In the moment: driving on two wheels (with 16 passengers), CAR+ February 2016

Published: 20 January 2016

► A step by step guide to bi-wheeled glory
► Terry Grant talks us through his world record run
► Standard Range Rover SVR - with 17 people on board 

1) 'I had the easy job’

‘We needed 16 passengers in the car to get the record [for the most number of people in a car on two wheels]. My team worked out how and where to put everyone [including five people in the boot]. I just concentrated on what I had to do because I didn’t want to get distracted. I have the easy bit, the driving!’

2) ‘I can’t see where I’m going’

‘Rain made the aluminium ramp slippy, so sliding off it is a big worry. Once I’m up I can’t see anything to the left hand side, or most of what’s in front of me; I can only see a bit directly ahead and off to the right. Everything else is blind. So I kind of have to remember everything.’

3) ‘The worst thing that could happen is…’

‘The biggest fear is someone falling into the steering wheel, because we’ll go over, or go back down [onto four wheels]. So I made sure the front passenger leaning across the dash was really wedged in. Worst thing that could happen is I put it on its roof – not a great advert for me, or the car.’

4) ‘There’s no rollcage’ 

‘The car is absolutely standard, a brand-new, stock Range Rover Sport SVR. There’s no rollcage. The tyres are pumped up to around 90 pounds of pressure, rock-hard. There’s a massive amount of force on the tyres, on the suspension, on the steering, on the car in general. Imagine the weight of 17 people! It’s colossal.’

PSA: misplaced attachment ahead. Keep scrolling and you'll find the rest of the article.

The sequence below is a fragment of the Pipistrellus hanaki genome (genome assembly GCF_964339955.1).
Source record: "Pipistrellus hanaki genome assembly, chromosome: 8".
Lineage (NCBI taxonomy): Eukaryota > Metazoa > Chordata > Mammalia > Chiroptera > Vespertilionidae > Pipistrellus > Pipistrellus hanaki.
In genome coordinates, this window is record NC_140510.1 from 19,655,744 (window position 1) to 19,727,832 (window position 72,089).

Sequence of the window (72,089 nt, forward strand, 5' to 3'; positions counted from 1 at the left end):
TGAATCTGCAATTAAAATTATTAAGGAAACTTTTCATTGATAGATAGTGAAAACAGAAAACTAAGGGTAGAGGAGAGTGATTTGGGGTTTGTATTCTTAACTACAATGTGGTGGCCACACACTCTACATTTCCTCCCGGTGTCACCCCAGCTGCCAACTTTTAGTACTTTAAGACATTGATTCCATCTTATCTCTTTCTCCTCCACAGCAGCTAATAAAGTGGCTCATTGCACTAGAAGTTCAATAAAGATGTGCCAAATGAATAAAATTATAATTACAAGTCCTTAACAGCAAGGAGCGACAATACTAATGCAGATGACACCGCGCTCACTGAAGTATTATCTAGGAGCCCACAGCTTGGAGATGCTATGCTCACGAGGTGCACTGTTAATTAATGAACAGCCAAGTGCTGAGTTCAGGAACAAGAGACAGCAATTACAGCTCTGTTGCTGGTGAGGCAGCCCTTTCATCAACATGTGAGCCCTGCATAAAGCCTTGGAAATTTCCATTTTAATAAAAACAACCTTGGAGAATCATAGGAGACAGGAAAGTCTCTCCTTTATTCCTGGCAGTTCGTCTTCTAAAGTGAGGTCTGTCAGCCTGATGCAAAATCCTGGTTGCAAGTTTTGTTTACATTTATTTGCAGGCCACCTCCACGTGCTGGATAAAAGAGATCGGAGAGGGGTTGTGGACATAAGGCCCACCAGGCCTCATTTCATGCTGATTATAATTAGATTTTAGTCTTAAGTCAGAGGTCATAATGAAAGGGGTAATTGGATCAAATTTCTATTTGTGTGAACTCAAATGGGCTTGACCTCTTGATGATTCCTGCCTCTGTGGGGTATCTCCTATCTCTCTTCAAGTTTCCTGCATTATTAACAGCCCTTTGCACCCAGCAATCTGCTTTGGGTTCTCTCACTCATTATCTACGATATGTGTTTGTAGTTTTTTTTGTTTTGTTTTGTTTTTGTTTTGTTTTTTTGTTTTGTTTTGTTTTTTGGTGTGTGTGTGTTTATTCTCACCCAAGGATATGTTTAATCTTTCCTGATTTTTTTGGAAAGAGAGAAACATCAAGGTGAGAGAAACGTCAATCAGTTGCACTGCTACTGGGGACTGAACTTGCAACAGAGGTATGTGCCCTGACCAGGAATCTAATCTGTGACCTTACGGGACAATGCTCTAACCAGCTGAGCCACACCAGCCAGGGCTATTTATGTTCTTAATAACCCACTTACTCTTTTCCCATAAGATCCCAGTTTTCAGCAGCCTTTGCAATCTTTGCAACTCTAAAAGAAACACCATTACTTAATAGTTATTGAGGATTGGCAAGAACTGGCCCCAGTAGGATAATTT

5) ‘I had to put it down hard’

‘Sometimes I can bring the car down really gently. This time it was quite a hard hit, because with all that weight it wouldn’t have gone round the next corner in the wet. I didn’t want to risk anything, and I knew we’d got the world record, so I took the safe option.’

6) ‘It was easier last time’

‘When I did it before [he pulled off the same trick with 15 people on board a Nissan Juke(!) in 2014] it was in sunny Barbados. This time, in London, was harder, because of the car’s size and weight, and the wet surface. Still, it was snowing in the morning, so rain was a big improvement.’

By James Taylor

CAR's deputy features editor, occasional racer